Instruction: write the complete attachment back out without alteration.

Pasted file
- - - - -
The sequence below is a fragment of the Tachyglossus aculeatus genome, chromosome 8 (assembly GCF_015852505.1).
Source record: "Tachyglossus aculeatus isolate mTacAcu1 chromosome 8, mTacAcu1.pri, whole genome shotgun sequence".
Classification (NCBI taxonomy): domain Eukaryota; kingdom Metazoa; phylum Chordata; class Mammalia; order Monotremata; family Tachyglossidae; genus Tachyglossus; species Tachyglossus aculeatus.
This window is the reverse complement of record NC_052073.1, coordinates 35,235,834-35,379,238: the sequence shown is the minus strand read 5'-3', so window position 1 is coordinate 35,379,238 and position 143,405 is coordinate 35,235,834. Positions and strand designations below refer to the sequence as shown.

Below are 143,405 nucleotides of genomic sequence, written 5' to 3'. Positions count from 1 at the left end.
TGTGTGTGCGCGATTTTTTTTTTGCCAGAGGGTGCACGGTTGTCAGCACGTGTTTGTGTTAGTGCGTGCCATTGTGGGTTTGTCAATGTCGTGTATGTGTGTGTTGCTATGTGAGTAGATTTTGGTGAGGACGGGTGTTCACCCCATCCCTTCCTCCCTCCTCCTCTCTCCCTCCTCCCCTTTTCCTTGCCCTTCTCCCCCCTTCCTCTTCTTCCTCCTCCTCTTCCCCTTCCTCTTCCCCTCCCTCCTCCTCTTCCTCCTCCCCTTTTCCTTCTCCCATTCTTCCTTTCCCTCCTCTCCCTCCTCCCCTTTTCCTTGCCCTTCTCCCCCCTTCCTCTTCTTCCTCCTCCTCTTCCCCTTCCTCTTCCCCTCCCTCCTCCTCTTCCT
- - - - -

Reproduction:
The sequence below is a fragment of the Tachyglossus aculeatus genome, chromosome 8 (assembly GCF_015852505.1).
Source record: "Tachyglossus aculeatus isolate mTacAcu1 chromosome 8, mTacAcu1.pri, whole genome shotgun sequence".
Classification (NCBI taxonomy): domain Eukaryota; kingdom Metazoa; phylum Chordata; class Mammalia; order Monotremata; family Tachyglossidae; genus Tachyglossus; species Tachyglossus aculeatus.
This window is the reverse complement of record NC_052073.1, coordinates 35,235,834-35,379,238: the sequence shown is the minus strand read 5'-3', so window position 1 is coordinate 35,379,238 and position 143,405 is coordinate 35,235,834. Positions and strand designations below refer to the sequence as shown.

Below are 143,405 nucleotides of genomic sequence, written 5' to 3'. Positions count from 1 at the left end.
TGTGTGTGCGCGATTTTTTTTTTGCCAGAGGGTGCACGGTTGTCAGCACGTGTTTGTGTTAGTGCGTGCCATTGTGGGTTTGTCAATGTCGTGTATGTGTGTGTTGCTATGTGAGTAGATTTTGGTGAGGACGGGTGTTCACCCCATCCCTTCCTCCCTCCTCCTCTCTCCCTCCTCCCCTTTTCCTTGCCCTTCTCCCCCCTTCCTCTTCTTCCTCCTCCTCTTCCCCTTCCTCTTCCCCTCCCTCCTCCTCTTCCTCCTCCCCTTTTCCTTCTCCCATTCTTCCTTTCCCTCCTCTCCCTCCTCCCCTTTTCCTTGCCCTTCTCCCCCCTTCCTCTTCTTCCTCCTCCTCTTCCCCTTCCTCTTCCCCTCCCTCCTCCTCTTCCT